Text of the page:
Across the globe, the LGBT community is finally receiving the rights it deserves. In Canada, gender discrimination is outlawed. Taiwan became the first Asian country to recognize same-sex marriage. However, homosexuality remains a crime in many countries. In fact, some traditional marriages aren’t even tolerated due to religious factors. But President Beji Caid Essebsi of Tunisia is shifting views, now allowing Tunisian women to marry non-Muslims.
Until now, a non-Muslim man who wished to marry a Tunisian Muslim woman had to convert to Islam and submit a certificate of his conversion as proof.
Tunisia, which is 99% Muslim, is viewed as one of the most progressive Arab countries in terms of women’s rights.
Non-Muslim marriages were restricted in 1973. The president referred to it as an obstacle to one’s freedom of choice. Baffling was the fact that the law did not apply to men and included minority women who were Jewish or Christian.
Scrapping the decree may not do away with the cultural and traditional obstacles women face with their families in cases of inter-faith marriage, but it now offers Tunisian women greater freedom of choice from a legal perspective.
The battle for women’s rights may be a little worn out, but remains optimistic. A round of applause for Tunisia!
Conceiving a child is not always the easiest task — especially if you’re a transgender man. 34-year-old Trystan Reese, who transitioned at age 20, successfully gave birth to a son in July.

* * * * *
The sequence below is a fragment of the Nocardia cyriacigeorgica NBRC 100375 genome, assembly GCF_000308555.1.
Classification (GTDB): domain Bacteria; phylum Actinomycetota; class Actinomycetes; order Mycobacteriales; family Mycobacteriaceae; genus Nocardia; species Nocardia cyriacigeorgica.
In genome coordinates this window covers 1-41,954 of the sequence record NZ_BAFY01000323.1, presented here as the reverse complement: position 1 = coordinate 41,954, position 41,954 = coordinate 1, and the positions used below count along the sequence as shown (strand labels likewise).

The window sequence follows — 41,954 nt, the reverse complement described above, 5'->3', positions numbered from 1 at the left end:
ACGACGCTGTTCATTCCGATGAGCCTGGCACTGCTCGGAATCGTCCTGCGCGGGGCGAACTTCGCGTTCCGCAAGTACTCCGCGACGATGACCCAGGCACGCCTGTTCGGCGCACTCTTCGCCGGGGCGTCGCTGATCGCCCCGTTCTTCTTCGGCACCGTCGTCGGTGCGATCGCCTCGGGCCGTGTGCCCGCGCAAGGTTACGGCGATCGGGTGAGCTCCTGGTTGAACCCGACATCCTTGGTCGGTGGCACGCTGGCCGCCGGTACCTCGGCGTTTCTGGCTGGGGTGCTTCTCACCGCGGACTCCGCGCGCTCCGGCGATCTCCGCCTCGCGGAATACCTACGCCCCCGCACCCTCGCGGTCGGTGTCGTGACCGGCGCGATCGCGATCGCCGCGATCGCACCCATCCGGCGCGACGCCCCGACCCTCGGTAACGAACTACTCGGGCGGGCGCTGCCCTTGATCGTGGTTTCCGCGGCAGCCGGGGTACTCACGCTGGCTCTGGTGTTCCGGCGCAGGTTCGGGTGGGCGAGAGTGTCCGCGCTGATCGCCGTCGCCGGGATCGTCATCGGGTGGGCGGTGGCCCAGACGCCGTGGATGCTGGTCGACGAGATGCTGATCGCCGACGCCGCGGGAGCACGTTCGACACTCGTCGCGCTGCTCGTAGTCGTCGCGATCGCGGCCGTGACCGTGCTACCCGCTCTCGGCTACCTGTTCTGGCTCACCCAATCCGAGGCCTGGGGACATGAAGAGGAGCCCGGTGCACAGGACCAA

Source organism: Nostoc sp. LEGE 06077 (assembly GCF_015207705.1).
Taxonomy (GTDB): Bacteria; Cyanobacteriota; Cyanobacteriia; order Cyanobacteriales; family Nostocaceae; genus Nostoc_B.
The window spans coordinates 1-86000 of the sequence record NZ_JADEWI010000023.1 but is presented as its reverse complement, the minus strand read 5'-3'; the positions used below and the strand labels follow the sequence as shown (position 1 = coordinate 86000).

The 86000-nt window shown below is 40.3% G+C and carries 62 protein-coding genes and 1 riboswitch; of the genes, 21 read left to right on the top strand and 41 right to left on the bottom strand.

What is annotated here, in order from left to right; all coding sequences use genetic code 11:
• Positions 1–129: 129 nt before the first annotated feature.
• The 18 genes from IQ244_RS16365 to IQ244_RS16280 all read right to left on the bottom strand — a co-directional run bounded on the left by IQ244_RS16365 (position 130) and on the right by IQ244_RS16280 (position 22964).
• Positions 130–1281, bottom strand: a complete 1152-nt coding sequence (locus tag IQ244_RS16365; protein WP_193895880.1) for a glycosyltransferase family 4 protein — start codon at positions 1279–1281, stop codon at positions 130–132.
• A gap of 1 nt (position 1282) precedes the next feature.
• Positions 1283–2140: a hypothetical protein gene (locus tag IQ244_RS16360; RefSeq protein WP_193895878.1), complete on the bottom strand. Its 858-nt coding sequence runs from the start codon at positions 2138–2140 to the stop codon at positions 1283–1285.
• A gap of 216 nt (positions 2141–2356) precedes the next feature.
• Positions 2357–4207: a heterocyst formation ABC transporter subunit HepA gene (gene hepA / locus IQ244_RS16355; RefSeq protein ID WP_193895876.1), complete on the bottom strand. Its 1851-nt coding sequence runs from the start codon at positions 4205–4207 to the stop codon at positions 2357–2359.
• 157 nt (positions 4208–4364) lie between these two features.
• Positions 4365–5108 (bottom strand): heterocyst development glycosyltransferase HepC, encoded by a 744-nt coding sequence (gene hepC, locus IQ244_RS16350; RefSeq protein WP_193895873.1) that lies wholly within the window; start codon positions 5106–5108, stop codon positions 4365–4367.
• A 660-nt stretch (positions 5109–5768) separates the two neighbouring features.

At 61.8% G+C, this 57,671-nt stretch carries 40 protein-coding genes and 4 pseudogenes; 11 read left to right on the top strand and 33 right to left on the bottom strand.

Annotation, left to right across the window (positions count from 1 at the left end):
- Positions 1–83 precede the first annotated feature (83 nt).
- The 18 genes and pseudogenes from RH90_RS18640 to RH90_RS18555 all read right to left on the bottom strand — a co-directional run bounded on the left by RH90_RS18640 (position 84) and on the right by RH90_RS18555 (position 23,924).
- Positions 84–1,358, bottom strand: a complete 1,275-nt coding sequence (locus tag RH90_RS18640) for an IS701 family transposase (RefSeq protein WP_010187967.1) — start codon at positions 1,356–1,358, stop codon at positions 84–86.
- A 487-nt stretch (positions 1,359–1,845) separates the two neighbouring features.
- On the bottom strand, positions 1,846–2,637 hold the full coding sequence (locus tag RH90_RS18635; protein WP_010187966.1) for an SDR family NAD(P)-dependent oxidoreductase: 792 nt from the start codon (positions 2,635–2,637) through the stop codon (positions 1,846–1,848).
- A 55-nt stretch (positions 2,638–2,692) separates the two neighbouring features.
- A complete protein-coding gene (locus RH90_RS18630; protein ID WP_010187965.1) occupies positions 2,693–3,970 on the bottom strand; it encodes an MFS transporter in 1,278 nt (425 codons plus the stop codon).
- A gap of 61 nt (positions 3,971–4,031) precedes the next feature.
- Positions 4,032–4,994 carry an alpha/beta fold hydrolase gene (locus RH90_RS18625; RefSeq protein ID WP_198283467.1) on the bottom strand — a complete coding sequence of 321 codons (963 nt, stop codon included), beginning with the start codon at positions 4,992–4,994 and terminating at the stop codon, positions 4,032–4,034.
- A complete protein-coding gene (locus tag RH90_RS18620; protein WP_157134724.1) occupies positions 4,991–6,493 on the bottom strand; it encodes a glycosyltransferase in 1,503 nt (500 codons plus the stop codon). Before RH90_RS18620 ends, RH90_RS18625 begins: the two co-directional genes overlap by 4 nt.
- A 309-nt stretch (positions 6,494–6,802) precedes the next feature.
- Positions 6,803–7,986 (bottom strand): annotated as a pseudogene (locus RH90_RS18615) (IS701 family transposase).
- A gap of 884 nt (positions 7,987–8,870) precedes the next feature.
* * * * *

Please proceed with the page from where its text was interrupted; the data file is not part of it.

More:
Doctors told [the couple] that because Reese had only undergone hormone therapy in his transition, preparing to conceive wouldn’t be very different than for a woman who had been on hormonal birth control.
Reese said he became pregnant about five months after he stopped taking testosterone.
Reese, who experienced a perfectly healthy pregnancy, educated haters on social media. He and partner Biff Chaplow documented their journey through blogs, addressing people’s concerns. Reese also explained why he chose not to undergo a full gender reassignment. If not the whole of Facebook, it certainly had me touched.
“I’ve never wished or wanted to be assigned male at birth or to have my body match up exactly with that of my partner, who was assigned male at birth,” Reese said. “I’m okay being trans. I think it’s kind of awesome, actually, and I’ve never wanted my body to be different.”
Reese is not the first transgender man to see out a successful pregnancy. But he is one of the few to go public. Judgment is unfortunate, and also inevitable — but there is always room for understanding.
Over the last decade, the LGBT community has seen victory after victory. While most societies now openly identify gender diverse communities with respect, homosexuality remains a crime in at least 70 countries. Having passed the Bill C-16 on Thursday, June 15, Canada is one step ahead in advancing LGBT rights.
The Senate approved Bill C-16, which prohibits discrimination based on gender identity and gender expression, by a vote of 67 to 11.
Passage of the legislation “marks a significant step toward recognizing transgender and gender diverse communities as worthy of dignity and respect,”
Canada further supports other LGBT movements.
Earlier this month, Canada announced it will assume the role of co-chair of the new Equal Rights Coalition.
Canada also promotes the extension of human rights for sexual minorities within the Commonwealth.
The country, under the Trudeau administration, has clearly shown leadership in advancing human rights.
Canada has an opportunity to lead the effort to persuade world leaders that they need not fear the rights of their citizens to live their lives as they choose, including in how they express their sexuality and gender.
Minorities have experienced inevitable backlash but prove to be resilient in a quickly developing world.